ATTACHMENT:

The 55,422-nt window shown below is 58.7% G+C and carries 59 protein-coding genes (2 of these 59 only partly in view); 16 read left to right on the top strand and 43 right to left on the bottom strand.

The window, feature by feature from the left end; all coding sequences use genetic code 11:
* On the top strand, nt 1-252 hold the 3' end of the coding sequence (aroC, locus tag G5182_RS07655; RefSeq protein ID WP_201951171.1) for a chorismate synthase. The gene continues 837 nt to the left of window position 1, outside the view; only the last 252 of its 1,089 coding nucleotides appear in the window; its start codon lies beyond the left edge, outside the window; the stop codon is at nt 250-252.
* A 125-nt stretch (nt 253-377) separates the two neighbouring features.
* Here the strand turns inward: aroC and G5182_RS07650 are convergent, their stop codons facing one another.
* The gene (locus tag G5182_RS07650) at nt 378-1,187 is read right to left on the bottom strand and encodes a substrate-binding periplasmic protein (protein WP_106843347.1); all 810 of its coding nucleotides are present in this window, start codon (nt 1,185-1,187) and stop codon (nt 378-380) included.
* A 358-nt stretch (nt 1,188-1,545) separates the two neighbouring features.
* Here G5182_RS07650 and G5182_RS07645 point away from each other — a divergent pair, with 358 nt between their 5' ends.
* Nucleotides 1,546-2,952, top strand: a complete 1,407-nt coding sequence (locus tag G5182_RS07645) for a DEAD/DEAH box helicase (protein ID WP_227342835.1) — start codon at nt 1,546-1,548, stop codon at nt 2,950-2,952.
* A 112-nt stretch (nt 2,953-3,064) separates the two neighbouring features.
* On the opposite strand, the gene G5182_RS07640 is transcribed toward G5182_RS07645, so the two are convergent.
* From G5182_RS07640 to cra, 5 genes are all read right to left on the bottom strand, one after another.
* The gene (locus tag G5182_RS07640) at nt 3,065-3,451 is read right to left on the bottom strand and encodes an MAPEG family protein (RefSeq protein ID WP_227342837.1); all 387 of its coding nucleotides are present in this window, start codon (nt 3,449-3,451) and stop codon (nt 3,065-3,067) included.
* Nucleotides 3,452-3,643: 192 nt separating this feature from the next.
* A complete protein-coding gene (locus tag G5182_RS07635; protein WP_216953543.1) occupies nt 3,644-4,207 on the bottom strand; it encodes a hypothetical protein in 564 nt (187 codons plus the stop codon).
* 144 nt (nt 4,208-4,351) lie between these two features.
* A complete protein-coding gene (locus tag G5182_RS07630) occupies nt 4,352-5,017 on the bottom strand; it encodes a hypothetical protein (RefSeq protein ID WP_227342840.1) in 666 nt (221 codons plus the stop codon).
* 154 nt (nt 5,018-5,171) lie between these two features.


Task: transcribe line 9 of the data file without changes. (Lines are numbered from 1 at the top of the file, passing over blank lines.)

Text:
* Nucleotides 1,546-2,952, top strand: a complete 1,407-nt coding sequence (locus tag G5182_RS07645) for a DEAD/DEAH box helicase (protein ID WP_227342835.1) — start codon at nt 1,546-1,548, stop codon at nt 2,950-2,952.